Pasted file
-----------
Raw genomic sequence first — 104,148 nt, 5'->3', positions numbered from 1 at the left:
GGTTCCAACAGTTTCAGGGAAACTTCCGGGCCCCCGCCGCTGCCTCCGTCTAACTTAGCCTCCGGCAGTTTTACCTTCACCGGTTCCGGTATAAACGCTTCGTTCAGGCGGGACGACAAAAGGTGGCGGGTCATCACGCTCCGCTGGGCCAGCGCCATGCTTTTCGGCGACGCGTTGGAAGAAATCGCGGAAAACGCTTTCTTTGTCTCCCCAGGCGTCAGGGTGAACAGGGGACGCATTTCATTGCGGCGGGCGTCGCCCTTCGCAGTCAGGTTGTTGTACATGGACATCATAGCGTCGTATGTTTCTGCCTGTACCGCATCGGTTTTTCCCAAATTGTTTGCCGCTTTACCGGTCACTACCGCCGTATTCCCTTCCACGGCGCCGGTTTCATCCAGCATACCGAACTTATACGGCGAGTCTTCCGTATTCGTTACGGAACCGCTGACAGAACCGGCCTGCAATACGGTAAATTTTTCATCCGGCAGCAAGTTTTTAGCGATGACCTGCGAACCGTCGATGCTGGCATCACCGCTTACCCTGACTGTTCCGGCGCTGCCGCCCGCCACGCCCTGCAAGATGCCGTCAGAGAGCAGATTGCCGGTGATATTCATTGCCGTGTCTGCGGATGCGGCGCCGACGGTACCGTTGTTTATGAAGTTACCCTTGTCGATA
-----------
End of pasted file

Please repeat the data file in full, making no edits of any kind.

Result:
Raw genomic sequence first — 104,148 nt, 5'->3', positions numbered from 1 at the left:
GGTTCCAACAGTTTCAGGGAAACTTCCGGGCCCCCGCCGCTGCCTCCGTCTAACTTAGCCTCCGGCAGTTTTACCTTCACCGGTTCCGGTATAAACGCTTCGTTCAGGCGGGACGACAAAAGGTGGCGGGTCATCACGCTCCGCTGGGCCAGCGCCATGCTTTTCGGCGACGCGTTGGAAGAAATCGCGGAAAACGCTTTCTTTGTCTCCCCAGGCGTCAGGGTGAACAGGGGACGCATTTCATTGCGGCGGGCGTCGCCCTTCGCAGTCAGGTTGTTGTACATGGACATCATAGCGTCGTATGTTTCTGCCTGTACCGCATCGGTTTTTCCCAAATTGTTTGCCGCTTTACCGGTCACTACCGCCGTATTCCCTTCCACGGCGCCGGTTTCATCCAGCATACCGAACTTATACGGCGAGTCTTCCGTATTCGTTACGGAACCGCTGACAGAACCGGCCTGCAATACGGTAAATTTTTCATCCGGCAGCAAGTTTTTAGCGATGACCTGCGAACCGTCGATGCTGGCATCACCGCTTACCCTGACTGTTCCGGCGCTGCCGCCCGCCACGCCCTGCAAGATGCCGTCAGAGAGCAGATTGCCGGTGATATTCATTGCCGTGTCTGCGGATGCGGCGCCGACGGTACCGTTGTTTATGAAGTTACCCTTGTCGATA